There aren’t as many cameo guest stars in this film, but they serve more of a purpose here than they did in the last movie. Jack Warden, for example, is Mike Tarkenian, the editor of the newspaper Kermit, Fozzie, and Gonzo work for. Robert Morley is the British gentlemen by the pond; he’s the one who tells Kermit about the Happiness Hotel. John Cleese refers Piggy and Kermit to the supper club for dinner. Peter Ustinov drives the truck Piggy uses to help get her to the Mallory Gallery. Peter Falk…is just a man who strikes up conversation with Kermit; he’s pretty worthless to the plot. Although, I do like him trying to figure out the story behind the glass slipper Kermit’s holding. Also, Oscar the Grouch makes a quick cameo here! He has 2 lines with Ustinov after he’s thrown in a pile of trashcans. My favorite is either Falk or Oscar – their dialogue is hilarious!
While you may or may not recognize those celebrity guest stars, have you ever noticed any of the other cameos in this film from the Muppet performers? Yes, some of the Muppet performers make quick appearances in the movie without a character on their hand. Richard Hunt can be seen driving Kathryn Mullen in a taxi during the opening number. Frank Oz makes an appearance somewhere behind Gonzo in the office of the Daily Chronicle. Jerry Nelson was the one walking with his daughter in the park when they passed Kermit holding Piggy’s slipper on the bench. And, of course, Jim Henson is in the supper club when Gonzo approaches him and asks to take his picture for $10.
SONGS/MUSIC: The songs in this movie are really good! They serve more of a purpose to the situations here than they did in The Muppet Movie. It’s important to mention that the writer and composer of the songs and score is the late and the great Joe Raposo (1937-1989). In addition to writing music for shows like Three’s Company and The Electric Company, Raposo may be most famous for his musical contributions to Sesame Street. In addition to writing the show’s theme song, he also wrote “ABC-DEF-GHI,” “Bein’ Green,” “C is for Cookie,” “Sing,” and many, many more. Oh, yeah! This guy wrote part of your childhood playlist! Let’s go over his songs for this film.
1) Hey A Movie!/(Reprise): I think Gonzo described this song best at the beginning of the film, “What a fantastic beginning!” This song lets us know we’re in for a good time. We can just focus on being entertained. We all know what kind of film we’re watching. The sole purpose here is to laugh and be entertained. I love it. I love this song!
2) Happiness Hotel: This song is hilarious! Who in their right crudded mind would ever agree to stay at a hotel so awful? The guests stay there like it’s their home? There’s no kitchen or food? The elevator doesn’t work? The building doesn’t even have the right address?! This is the worst place to lodge, and no one is hiding that fact. Yet their blunt honesty and friendly personalities somehow makes this the best place to stay. How in the world this becomes the worst and the best place to stay simultaneously, I don’t know. I love the irony in that, but I mainly love the humor that comes from the lyrics. The song itself is simply funny as crud. It’s a great number!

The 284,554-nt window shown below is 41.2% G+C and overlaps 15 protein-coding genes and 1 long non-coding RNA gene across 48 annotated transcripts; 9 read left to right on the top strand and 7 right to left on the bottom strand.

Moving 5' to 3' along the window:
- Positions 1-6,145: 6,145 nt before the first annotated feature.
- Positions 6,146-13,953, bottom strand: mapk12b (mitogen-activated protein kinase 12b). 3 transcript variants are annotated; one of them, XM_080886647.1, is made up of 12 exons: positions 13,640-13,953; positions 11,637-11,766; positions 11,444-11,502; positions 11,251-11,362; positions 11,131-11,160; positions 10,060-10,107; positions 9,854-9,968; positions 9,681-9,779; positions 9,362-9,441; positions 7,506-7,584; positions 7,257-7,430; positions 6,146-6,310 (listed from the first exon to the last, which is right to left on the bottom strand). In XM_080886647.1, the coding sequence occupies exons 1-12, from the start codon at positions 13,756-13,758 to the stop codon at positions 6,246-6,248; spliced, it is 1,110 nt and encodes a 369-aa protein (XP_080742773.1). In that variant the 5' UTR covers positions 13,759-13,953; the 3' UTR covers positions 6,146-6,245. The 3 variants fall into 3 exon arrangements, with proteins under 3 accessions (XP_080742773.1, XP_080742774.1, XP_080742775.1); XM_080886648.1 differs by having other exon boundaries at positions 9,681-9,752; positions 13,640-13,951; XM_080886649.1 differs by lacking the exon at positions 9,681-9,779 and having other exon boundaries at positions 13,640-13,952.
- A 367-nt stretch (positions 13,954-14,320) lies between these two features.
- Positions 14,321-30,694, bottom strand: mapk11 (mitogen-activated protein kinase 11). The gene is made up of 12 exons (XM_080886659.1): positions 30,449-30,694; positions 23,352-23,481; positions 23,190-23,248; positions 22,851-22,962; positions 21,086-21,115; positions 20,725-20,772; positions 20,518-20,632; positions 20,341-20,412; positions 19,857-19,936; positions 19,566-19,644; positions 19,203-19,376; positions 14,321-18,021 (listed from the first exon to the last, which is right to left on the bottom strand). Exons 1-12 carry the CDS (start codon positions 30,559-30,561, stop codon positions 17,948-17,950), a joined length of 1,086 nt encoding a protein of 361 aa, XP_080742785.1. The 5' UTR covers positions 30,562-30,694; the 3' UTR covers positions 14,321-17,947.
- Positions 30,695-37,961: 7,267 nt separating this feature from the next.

3) Steppin’ Out With a Star: There’s not a whole lot to say about this number. It’s fun, it’s funny, and it’s catchy. Is it wrong I think of this number as the Muppets’ equivalent to “Movin’ On Up to the East Side?” Maybe, but who cares? I could say more, but I don’t think I need to. This is just an enjoyable Muppet song, and those hardly ever fail. It certainly doesn’t fail here! This song is great!
4) Night Life: I have mixed feelings about this song. It’s not very memorable. This is one of the last songs I think about whenever I name Muppet movie songs. To be fair, though, I don’t think it’s supposed to be that memorable. The song doesn’t draw as much focus and attention as the other songs in this film. In this scene, we’re mainly focused on watching the Muppets get to the supper club. Despite all that, however, this is still a fun song. This is exactly the type of song the Electric Mayhem would perform. The music rocks hard, and Dr. Teeth’s vocals are rough. It’s a nice song, but it’s not the best Muppet movie song.
5) The First Time it Happens: This is such a lovely number. Every element of the song makes it great: the lyrics, the music, the main and background vocalists, the tempo, the progression – everything about the song is delightful. It’s very regal and romantic. I like that; and give this song credit for being nominated for an Oscar. There’s not much else to say except if you haven’t heard this song yet, look it up. The first time it happens, you won’t be disappointed.
(This is the best version I could get.)
6) Couldn’t We Ride: This song is so beautiful to me. If “Movin’ Right Along” is the song we sing when we go on long drives, this is the song we all need to sing when we ride our bikes. It’s just a lovely, peaceful song. It’s like the song you want to sing when you want to forget about your worries for a moment. I love this song in the movie, and I love it just as much as a stand alone song. Raposo really outdid himself!